The evidence clearly demonstrates that when students are given more opportunity to focus on a subject, (like millennials have been with environmental sciences), they carry that subject’s importance with them throughout their lives.
If social studies are so low on this poll, it is clear that the subject did not ensure the same kind of interest or importance as much as other subjects.
With inadequate curriculum for civic studies, it is no wonder that when asked why young people do not like politics they reply that they do not understand how it works!
It is even worse in college.
By this point in time, individuals have developed an understanding of their interests and aspirations for the most part.
Politics becomes this arduous and tedious practice of American culture that students feel apathetic towards.
Emory College’s newspaper, “Southern Changes” wrote an article about why the youth don’t vote.
They interviewed different students to get their opinions. One student explains, “Being a young person myself, I understand both the importance of being an active citizen of the United States, and the overwhelming, “it doesn’t affect me” syndrome”.
Topics like social security and welfare reform are things that young people have never needed to learn about, nor are they very interested in how these issues are dealt with by the government.
It becomes much easier to focus on their individual lives and studies than to be an active voice in the debate of social security benefits.
However, this way of thinking caters towards the stereotypical belief that millennials have a short attention span and lack of interest for things that do not affect their personal lives. But wait, these things really do.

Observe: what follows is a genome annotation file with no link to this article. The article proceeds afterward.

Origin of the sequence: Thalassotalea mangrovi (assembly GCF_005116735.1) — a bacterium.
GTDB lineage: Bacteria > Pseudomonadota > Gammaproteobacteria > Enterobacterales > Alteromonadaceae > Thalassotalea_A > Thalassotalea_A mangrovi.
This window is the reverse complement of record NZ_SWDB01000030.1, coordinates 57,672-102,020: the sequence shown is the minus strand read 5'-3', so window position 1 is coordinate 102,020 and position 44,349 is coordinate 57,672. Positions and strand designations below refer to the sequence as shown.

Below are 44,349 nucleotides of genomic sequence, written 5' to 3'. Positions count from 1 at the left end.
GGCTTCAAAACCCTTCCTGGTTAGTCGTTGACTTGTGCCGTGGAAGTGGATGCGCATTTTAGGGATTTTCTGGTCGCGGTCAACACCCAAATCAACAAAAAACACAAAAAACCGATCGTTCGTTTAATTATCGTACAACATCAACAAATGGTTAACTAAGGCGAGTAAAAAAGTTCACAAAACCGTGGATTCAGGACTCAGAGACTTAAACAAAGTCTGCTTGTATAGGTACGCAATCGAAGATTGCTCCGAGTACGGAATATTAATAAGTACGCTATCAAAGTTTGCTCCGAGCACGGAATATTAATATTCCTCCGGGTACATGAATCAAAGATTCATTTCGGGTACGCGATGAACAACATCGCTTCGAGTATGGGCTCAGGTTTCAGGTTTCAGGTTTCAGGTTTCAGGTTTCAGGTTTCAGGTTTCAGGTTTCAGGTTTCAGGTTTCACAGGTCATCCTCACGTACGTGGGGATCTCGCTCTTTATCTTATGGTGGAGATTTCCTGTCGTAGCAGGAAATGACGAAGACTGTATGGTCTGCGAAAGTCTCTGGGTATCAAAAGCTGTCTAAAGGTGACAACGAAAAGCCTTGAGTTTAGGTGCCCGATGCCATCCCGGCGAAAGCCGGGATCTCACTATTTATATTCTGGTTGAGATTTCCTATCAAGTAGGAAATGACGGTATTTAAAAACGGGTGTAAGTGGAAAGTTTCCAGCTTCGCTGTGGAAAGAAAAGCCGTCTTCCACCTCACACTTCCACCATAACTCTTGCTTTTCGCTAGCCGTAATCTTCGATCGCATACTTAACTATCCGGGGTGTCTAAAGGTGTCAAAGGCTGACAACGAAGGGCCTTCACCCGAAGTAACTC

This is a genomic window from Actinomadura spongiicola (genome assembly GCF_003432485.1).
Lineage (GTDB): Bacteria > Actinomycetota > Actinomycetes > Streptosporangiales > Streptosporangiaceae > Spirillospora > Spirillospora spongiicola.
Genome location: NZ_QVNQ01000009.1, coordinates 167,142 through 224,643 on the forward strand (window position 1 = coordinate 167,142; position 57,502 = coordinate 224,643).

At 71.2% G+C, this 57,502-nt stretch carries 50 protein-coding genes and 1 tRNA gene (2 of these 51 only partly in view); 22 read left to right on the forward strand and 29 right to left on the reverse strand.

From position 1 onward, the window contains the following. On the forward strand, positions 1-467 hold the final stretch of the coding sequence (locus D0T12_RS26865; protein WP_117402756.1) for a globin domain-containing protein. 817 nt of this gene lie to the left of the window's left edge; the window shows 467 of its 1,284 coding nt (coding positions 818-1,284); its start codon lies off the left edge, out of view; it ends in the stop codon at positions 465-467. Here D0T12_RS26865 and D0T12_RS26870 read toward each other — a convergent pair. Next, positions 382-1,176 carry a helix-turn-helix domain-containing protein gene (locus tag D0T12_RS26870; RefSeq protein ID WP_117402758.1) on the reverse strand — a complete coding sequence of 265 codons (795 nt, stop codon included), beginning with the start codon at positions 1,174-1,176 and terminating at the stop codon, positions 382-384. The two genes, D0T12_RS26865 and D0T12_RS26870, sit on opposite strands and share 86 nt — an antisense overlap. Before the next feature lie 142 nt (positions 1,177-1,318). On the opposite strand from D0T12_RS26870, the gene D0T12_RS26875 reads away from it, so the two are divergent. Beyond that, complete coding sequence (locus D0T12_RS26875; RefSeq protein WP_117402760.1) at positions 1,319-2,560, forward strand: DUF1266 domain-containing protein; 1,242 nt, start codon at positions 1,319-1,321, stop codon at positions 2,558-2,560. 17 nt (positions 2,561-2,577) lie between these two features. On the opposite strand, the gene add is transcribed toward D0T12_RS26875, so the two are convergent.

In a recent New York Times article, Tamar Lewin explains that millennials are more likely to move back in with their parents than any other generation before them due to a decline in marriages and a terrible job market.
The economy has affected new graduates in a very bad way. Jobs are scarce and pay is poor, therefore, all of that student loan debt seems a bit problematic to pay back when one barely can find a minimum wage job.
These are things that come up in elections; these are things young people should be at the forefront of in politics.
Young people have to decide as a whole to actively participate in local and national reform that lessens the amount of acquired debt from school, and opens up more jobs with better wages.
This is not to say that young people turn a blind eye to these kinds of issues, this election has been an especially noisy one from this demographic due to candidate Bernie Sanders.
And yet, even with a candidate such as him, it is difficult to rely on 18 to 25 years old to participate in politics past the presidential election.
Young people initially were active supporters of President Obama, but quickly ceased any political action and barely voted in the most recent midterm elections.
The scary part is that if Sanders is not the Democratic candidate, many young people and their disdain for Hilary Clinton have declared that they will not participate in this election.
So do we blame millennials for being the things they are so often accused of being, or do we look at other countries and their youth voter participation, and decide that this is a systematic issue?
Reflecting back on the initial question of whether or not 16 year olds understand politics well enough to vote, the answer as of now is definitely not because our 18 to 25 year olds even claim to be uninformed and uneducated in politics.
But this does not have to be the case.
Evidence confirms that when you include citizens in civic endeavors at a young age, and you provide them adequate means of education for the subject, they do participate as much as other age groups.
For the U.S. it might not be the time to discuss lowering the voting age if we still do not have a more effective curriculum to educate and motivate young people in politics.
That should be the priority and then perhaps we can follow in other countries footsteps and lower our voting age.